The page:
In a responsive teaching environment, students will propose lots of ideas. Teachers attend to these ideas and then must decide how to respond. How does a teacher decide her next move? That is, which ideas should she follow up with? How does she decide which ideas are worth pursuing?

We suggest teachers make their next move decisions based on their assessment of the scientific merit of the students’ ideas. By scientific merit, we do not mean how well the idea aligns with a specific content standard, or how fruitful the idea might be in leading to students to an understanding of that content. By scientific merit, we mean how productive would this question be for leading the students towards substantive engagement in scientific inquiry. So, what kinds of ideas might be productive in this way? We suggest to teachers who are just beginning to engage in responsive teaching that they might focus on three basic criteria: clarity, causality, and consistency.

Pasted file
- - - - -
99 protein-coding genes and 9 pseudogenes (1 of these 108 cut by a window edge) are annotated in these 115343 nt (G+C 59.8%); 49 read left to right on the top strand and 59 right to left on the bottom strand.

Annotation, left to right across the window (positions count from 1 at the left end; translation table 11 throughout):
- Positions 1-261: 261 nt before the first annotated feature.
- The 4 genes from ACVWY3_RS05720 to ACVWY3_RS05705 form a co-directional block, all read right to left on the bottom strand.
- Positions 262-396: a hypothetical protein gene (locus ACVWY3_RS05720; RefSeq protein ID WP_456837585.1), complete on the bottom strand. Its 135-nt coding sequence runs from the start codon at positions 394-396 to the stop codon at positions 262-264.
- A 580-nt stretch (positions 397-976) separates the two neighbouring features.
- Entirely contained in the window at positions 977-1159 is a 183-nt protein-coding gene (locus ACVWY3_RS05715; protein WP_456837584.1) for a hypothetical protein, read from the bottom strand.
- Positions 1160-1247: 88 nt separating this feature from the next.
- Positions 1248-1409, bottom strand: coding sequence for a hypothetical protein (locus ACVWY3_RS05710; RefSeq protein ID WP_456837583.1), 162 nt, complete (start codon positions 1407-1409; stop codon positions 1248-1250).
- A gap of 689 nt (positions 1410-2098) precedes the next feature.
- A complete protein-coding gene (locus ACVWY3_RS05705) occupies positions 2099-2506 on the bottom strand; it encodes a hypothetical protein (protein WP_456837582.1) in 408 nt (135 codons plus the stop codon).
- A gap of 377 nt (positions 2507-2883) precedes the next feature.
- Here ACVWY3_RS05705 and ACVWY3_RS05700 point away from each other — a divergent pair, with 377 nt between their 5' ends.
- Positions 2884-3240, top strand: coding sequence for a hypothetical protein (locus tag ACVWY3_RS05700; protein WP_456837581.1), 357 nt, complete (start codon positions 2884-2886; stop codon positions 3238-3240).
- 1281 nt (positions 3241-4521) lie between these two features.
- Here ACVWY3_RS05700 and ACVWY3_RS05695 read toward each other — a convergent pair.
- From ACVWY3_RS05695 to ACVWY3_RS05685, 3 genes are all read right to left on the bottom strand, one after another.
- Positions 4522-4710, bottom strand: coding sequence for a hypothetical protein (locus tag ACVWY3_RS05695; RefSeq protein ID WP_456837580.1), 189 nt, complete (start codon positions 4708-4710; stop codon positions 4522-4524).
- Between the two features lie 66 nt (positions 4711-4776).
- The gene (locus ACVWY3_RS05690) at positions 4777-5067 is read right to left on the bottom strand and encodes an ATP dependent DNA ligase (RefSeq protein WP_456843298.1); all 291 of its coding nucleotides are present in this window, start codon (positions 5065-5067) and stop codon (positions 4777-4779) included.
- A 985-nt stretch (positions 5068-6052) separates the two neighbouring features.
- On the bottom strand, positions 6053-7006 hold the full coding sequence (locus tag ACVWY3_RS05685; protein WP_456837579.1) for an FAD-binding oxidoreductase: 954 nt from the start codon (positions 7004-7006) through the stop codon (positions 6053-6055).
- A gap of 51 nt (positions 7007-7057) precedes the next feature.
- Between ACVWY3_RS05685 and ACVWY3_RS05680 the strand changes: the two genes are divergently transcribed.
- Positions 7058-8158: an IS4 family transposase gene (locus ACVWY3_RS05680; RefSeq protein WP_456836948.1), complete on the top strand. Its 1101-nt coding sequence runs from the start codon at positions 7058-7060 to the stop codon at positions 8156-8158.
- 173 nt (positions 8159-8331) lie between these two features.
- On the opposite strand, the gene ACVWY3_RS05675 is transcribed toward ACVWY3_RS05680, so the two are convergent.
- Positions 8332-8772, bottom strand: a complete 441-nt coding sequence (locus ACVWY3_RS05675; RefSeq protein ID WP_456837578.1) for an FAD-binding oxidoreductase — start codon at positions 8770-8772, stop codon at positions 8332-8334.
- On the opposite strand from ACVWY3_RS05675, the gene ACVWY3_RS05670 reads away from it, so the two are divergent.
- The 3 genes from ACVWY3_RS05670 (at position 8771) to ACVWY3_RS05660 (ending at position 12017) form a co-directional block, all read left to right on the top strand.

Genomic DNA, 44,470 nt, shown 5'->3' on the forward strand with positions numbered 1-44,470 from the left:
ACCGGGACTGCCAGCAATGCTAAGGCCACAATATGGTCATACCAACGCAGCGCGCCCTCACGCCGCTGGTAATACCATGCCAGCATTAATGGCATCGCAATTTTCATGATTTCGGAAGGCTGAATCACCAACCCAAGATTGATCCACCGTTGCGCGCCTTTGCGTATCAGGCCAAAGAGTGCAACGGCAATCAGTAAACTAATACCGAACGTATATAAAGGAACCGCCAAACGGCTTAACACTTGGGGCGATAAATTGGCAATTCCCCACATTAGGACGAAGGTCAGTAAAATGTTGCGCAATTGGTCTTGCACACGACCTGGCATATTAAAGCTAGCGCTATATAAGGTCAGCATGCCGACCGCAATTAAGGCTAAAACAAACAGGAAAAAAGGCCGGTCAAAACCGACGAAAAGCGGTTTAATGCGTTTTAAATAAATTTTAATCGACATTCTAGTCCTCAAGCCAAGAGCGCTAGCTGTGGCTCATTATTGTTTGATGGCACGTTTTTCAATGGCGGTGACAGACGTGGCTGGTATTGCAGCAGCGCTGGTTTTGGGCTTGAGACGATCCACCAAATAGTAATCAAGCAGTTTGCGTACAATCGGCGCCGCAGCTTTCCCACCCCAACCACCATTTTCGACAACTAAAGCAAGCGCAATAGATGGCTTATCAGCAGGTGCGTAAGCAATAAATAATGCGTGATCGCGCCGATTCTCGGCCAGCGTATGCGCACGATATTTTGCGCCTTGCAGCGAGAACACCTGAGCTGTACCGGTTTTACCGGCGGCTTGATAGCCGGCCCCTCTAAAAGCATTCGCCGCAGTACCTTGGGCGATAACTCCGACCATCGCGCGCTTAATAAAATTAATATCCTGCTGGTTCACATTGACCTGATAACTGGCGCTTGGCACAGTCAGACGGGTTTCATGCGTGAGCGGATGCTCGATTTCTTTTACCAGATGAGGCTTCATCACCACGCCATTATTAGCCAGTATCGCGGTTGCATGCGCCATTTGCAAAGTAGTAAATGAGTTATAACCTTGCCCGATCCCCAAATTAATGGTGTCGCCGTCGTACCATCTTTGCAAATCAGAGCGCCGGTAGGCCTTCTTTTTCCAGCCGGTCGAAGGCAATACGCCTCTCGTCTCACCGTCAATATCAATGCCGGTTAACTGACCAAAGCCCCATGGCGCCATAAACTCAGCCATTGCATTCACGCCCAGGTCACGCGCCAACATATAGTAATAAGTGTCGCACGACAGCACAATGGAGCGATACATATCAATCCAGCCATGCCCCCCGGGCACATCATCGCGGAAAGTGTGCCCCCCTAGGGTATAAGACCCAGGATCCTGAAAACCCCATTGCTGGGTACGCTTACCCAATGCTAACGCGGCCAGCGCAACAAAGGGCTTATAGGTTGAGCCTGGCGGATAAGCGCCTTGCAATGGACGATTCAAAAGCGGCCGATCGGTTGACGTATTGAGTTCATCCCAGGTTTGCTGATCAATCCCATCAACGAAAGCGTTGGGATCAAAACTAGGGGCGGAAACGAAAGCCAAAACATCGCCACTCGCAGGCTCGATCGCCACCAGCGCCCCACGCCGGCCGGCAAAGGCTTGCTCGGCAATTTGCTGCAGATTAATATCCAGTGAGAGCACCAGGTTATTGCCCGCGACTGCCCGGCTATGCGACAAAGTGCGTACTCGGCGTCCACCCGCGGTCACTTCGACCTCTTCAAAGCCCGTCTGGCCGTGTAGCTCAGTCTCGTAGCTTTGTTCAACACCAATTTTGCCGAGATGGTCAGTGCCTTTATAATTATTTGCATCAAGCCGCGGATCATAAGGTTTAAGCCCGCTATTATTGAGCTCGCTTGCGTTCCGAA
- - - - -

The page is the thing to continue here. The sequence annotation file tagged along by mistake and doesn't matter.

The three criteria, clarity, causality (mechanism), and consistency (argumentation) do overlap with each other. When a teacher listens to her students’ ideas and wants to assess their scientific merit in order to guide her next move decisions, she should think of the ideas in terms of one or more of these criteria. Responsive teaching has less to do with guiding students toward correct answers (as many science educators traditionally expect) and much more to do with guiding students toward good inquiry. Attending and responding to students’ thinking does not mean anything they say is wonderful! The idea is to guide them toward being clear, causal, and consistent in their understanding of the natural world. Those are the core criteria by which scientists assess the quality of their ideas, and so they should be the core criteria by which we assess children’s ideas, and, perhaps most importantly, the criteria by which they learn to assess their own and each others’ ideas.